Detroit Lions 2013 Review and Offseason Plan: Quarterbacks

Dec 29, 2013; Minneapolis, MN, USA; Detroit Lions quarterback Matthew Stafford (9) smiles before the game with the Minnesota Vikings at Mall of America Field at H.H.H. Metrodome. Mandatory Credit: Bruce Kluckhohn-USA TODAY Sports

Today we take a look at how the Detroit Lions quarterbacks (it was only Matthew Stafford this season) performed during the 2013 season with a little help from the fine folks at Pro Football Focus.

The radar chart below shows the Pro Football Focus grades for Matthew Stafford and compares him to the best, worst and league average ratings. PFF grades each player on each play to produce a massively useful tool for evaluating the totality of a player’s season compared to others at his position.

2013QB

2013 Season Review

The radar chart above clearly shows Stafford grading out ahead of the league average according to Pro Football focus. Peyton Manning’s season blew away the field but Stafford finished ninth overall in PFF’s rankings – right in between Tom Brady and Jay Cutler. Looking at just his PFF passing rating, Stafford’s +17.2 was the fourth-best.

While Stafford comes out looking just fine on the whole, the game-by-game ratings tell the true tale. There were five games in which Stafford received a solidly positive (better than +1.0) rating for passing and the Lions won all five. In the three games Stafford received a solidly negative (worse than -1.0) rating in the passing category, the Lions were 0-3. Of no surprise to those who followed the Lions closely, all three of those games came late in the season – losses to the Eagles, Giants and Vikings. That leaves a 2-6 record in the games in which Stafford was generally neutral (between -1.0 and +1.0).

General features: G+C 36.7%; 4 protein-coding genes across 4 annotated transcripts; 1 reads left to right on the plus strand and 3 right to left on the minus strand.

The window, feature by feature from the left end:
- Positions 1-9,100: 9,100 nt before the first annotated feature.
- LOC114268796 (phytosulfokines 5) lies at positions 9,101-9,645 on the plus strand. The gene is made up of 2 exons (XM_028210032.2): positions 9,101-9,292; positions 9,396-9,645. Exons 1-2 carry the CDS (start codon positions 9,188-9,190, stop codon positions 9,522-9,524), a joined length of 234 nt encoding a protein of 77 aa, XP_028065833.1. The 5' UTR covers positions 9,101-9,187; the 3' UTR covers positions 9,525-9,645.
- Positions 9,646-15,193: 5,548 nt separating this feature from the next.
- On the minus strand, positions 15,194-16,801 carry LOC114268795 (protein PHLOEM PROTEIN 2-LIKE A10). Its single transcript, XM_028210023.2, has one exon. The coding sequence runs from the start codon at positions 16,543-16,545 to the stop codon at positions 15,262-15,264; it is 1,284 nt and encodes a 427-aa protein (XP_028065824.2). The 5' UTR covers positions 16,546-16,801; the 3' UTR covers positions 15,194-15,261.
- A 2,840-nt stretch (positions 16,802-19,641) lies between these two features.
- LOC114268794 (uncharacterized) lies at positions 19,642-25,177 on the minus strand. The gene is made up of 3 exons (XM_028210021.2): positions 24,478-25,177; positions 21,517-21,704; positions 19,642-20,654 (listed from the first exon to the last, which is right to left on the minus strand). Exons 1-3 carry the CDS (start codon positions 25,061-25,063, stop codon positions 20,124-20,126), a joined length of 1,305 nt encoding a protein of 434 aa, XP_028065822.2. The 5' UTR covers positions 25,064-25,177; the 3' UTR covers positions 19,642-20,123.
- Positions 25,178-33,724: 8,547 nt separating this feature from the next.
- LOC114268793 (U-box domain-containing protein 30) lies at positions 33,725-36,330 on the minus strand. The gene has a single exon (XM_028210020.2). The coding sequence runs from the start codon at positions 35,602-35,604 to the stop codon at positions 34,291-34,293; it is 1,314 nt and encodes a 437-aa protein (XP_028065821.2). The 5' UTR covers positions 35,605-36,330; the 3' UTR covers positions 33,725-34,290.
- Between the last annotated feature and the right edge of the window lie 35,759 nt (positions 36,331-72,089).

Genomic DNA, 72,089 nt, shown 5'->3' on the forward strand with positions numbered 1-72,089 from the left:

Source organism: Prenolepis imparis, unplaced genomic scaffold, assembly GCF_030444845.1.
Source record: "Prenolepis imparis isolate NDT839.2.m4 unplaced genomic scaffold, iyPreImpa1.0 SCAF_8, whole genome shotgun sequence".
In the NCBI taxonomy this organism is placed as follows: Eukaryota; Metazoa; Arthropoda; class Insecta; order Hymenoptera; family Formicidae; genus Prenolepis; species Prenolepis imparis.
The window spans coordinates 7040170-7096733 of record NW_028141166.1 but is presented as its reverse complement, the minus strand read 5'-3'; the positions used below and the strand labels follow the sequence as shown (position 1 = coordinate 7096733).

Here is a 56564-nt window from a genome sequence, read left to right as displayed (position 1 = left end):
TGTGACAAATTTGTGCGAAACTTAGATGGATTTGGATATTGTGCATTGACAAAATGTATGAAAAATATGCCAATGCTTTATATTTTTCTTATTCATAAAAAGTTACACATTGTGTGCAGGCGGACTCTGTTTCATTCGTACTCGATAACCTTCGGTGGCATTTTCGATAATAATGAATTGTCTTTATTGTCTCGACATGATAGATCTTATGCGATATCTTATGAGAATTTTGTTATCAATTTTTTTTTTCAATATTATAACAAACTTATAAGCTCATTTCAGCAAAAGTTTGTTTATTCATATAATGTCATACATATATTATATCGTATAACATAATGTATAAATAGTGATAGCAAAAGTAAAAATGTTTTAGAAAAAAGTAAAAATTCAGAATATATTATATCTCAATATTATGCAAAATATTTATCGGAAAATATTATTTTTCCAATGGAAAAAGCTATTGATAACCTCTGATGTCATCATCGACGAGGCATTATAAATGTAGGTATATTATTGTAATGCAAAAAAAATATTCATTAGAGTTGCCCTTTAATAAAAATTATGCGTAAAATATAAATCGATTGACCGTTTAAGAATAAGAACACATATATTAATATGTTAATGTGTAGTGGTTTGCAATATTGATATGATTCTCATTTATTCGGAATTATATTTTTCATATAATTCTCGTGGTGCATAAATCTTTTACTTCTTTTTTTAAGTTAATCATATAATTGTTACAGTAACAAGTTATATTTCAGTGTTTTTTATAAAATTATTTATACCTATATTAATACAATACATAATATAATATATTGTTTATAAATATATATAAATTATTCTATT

When Stafford was good, the Lions were good. When he was average or worse, the Lions were in trouble. Some of it was Stafford’s fault, some of it may not have been but simply put, Stafford wasn’t good enough in 2013 as consistently as he needs to be.

Offseason Plan

The Lions have already taken a big step in addressing the quarterback position from the coaching angle. Scott Linehan and inconspicuous quarterbacks coach Todd Downing were replaced with the equivalent of three quarterbacks coaches in head coach Jim Caldwell, offensive coordinator Joe Lombardi and the man who will hold the actual title of QB coach, Jim Bob Cooter. The Lions have a heavy investment in Stafford and they will go as he goes, just as they did in 2013.

The Lions have some work to do beyond Stafford. Shaun Hill has been a nice insurance policy behind Stafford but he is set to become a free agent and the Lions may opt for a cheaper route as the work around the salary cap. The plan starts with the new staff’s evaluation of Kellen Moore. If they believe he is capable of serving as the number two quarterback, the decision to let Hill walk is more palatable. If he isn’t, the Lions are best served by re-signing Hill, releasing Moore and moving forward with just two quarterbacks on the roster as so many other teams have done recently.

Topics: Detroit Lions, Kellen Moore, Matthew Stafford, Shaun Hill

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